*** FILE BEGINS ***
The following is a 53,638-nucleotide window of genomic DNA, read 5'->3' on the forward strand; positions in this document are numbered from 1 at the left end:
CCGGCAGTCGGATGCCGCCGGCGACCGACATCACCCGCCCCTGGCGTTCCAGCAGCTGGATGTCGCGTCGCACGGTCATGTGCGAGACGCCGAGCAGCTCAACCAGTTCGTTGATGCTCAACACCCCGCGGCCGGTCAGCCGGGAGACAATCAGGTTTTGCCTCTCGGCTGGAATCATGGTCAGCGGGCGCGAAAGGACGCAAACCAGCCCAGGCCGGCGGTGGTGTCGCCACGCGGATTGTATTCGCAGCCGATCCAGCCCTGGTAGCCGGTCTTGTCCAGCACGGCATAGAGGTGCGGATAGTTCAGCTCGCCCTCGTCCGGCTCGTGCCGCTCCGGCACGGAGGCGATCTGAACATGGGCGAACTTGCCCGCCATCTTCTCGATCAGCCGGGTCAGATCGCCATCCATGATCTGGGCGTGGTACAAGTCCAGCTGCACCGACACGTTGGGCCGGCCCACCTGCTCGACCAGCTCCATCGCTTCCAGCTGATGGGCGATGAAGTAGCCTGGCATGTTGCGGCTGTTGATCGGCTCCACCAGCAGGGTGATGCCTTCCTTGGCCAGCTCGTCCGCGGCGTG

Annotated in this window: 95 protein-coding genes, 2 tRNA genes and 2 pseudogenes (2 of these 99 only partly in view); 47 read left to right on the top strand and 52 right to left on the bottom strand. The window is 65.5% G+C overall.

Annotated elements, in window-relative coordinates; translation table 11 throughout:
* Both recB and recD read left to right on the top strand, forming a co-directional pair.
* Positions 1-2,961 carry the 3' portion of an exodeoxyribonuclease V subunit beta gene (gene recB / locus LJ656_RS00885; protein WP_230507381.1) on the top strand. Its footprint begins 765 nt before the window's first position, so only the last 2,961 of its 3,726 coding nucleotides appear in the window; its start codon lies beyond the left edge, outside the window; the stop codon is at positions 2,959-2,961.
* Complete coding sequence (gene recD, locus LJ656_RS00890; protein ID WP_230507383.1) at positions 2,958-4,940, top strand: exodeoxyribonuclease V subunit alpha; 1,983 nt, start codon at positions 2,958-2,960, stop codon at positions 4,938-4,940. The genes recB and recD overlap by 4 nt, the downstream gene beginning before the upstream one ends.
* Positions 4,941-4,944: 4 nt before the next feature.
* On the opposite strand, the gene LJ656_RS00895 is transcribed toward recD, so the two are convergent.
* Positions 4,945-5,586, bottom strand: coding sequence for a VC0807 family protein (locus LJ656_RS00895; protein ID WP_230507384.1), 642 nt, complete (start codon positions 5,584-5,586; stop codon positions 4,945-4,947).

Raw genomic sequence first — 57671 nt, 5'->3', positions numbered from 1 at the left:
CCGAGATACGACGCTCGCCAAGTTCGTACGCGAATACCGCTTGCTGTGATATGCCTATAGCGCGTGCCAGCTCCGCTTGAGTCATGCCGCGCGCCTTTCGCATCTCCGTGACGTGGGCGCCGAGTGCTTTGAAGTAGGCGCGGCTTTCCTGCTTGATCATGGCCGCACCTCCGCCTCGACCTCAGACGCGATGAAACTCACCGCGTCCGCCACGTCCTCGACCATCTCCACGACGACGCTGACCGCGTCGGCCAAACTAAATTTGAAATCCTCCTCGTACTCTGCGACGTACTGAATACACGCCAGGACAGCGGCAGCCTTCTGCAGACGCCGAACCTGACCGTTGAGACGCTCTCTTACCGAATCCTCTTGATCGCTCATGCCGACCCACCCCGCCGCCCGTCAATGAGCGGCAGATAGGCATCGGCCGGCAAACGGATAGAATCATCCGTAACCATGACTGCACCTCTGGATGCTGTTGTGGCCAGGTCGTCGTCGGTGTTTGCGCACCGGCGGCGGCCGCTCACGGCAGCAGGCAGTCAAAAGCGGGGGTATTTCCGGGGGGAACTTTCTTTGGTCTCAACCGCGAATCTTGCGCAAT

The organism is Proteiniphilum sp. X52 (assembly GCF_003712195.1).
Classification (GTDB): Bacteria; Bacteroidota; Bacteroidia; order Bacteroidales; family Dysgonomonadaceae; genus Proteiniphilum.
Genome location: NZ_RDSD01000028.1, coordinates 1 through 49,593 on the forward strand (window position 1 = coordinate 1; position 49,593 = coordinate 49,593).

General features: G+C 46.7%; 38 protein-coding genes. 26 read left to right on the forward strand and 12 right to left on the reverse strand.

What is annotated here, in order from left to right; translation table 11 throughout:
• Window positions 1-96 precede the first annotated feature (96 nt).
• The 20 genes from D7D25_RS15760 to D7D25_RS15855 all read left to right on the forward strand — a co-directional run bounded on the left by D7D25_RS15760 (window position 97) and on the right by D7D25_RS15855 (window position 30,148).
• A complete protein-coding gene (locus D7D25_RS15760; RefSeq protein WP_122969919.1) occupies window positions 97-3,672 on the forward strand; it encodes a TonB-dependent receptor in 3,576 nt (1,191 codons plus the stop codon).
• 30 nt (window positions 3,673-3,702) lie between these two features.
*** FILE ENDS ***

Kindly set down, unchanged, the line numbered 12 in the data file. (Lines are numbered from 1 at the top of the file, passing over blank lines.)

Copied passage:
CCGAGATACGACGCTCGCCAAGTTCGTACGCGAATACCGCTTGCTGTGATATGCCTATAGCGCGTGCCAGCTCCGCTTGAGTCATGCCGCGCGCCTTTCGCATCTCCGTGACGTGGGCGCCGAGTGCTTTGAAGTAGGCGCGGCTTTCCTGCTTGATCATGGCCGCACCTCCGCCTCGACCTCAGACGCGATGAAACTCACCGCGTCCGCCACGTCCTCGACCATCTCCACGACGACGCTGACCGCGTCGGCCAAACTAAATTTGAAATCCTCCTCGTACTCTGCGACGTACTGAATACACGCCAGGACAGCGGCAGCCTTCTGCAGACGCCGAACCTGACCGTTGAGACGCTCTCTTACCGAATCCTCTTGATCGCTCATGCCGACCCACCCCGCCGCCCGTCAATGAGCGGCAGATAGGCATCGGCCGGCAAACGGATAGAATCATCCGTAACCATGACTGCACCTCTGGATGCTGTTGTGGCCAGGTCGTCGTCGGTGTTTGCGCACCGGCGGCGGCCGCTCACGGCAGCAGGCAGTCAAAAGCGGGGGTATTTCCGGGGGGAACTTTCTTTGGTCTCAACCGCGAATCTTGCGCAAT